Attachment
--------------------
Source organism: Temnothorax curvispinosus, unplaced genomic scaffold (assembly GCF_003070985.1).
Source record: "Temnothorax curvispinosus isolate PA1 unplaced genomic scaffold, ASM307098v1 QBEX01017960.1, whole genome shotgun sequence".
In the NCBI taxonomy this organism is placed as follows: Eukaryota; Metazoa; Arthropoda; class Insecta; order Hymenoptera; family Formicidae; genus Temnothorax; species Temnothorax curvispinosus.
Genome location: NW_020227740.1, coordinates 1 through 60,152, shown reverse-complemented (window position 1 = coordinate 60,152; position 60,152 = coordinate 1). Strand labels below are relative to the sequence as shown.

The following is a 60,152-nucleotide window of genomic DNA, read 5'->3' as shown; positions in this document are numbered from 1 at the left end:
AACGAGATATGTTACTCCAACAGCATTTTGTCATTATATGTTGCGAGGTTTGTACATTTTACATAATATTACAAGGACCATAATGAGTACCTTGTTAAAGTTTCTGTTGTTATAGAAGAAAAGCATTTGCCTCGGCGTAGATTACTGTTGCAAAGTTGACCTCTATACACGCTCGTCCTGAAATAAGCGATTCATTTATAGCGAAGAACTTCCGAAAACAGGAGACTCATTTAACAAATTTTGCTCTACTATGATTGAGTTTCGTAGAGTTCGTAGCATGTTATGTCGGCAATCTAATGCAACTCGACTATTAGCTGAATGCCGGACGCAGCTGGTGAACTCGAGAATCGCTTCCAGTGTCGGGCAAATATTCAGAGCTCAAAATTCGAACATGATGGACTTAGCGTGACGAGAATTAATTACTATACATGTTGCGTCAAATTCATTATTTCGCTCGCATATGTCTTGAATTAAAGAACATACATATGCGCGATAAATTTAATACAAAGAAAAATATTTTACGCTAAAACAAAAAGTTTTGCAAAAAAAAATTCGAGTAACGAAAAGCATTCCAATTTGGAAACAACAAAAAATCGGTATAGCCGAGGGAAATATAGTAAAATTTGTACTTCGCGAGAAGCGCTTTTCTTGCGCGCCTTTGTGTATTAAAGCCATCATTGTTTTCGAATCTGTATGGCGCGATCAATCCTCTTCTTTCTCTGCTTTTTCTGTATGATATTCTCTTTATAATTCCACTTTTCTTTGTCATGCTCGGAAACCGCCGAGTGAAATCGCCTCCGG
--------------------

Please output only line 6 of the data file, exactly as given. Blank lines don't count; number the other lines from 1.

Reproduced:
AACGAGATATGTTACTCCAACAGCATTTTGTCATTATATGTTGCGAGGTTTGTACATTTTACATAATATTACAAGGACCATAATGAGTACCTTGTTAAAGTTTCTGTTGTTATAGAAGAAAAGCATTTGCCTCGGCGTAGATTACTGTTGCAAAGTTGACCTCTATACACGCTCGTCCTGAAATAAGCGATTCATTTATAGCGAAGAACTTCCGAAAACAGGAGACTCATTTAACAAATTTTGCTCTACTATGATTGAGTTTCGTAGAGTTCGTAGCATGTTATGTCGGCAATCTAATGCAACTCGACTATTAGCTGAATGCCGGACGCAGCTGGTGAACTCGAGAATCGCTTCCAGTGTCGGGCAAATATTCAGAGCTCAAAATTCGAACATGATGGACTTAGCGTGACGAGAATTAATTACTATACATGTTGCGTCAAATTCATTATTTCGCTCGCATATGTCTTGAATTAAAGAACATACATATGCGCGATAAATTTAATACAAAGAAAAATATTTTACGCTAAAACAAAAAGTTTTGCAAAAAAAAATTCGAGTAACGAAAAGCATTCCAATTTGGAAACAACAAAAAATCGGTATAGCCGAGGGAAATATAGTAAAATTTGTACTTCGCGAGAAGCGCTTTTCTTGCGCGCCTTTGTGTATTAAAGCCATCATTGTTTTCGAATCTGTATGGCGCGATCAATCCTCTTCTTTCTCTGCTTTTTCTGTATGATATTCTCTTTATAATTCCACTTTTCTTTGTCATGCTCGGAAACCGCCGAGTGAAATCGCCTCCGG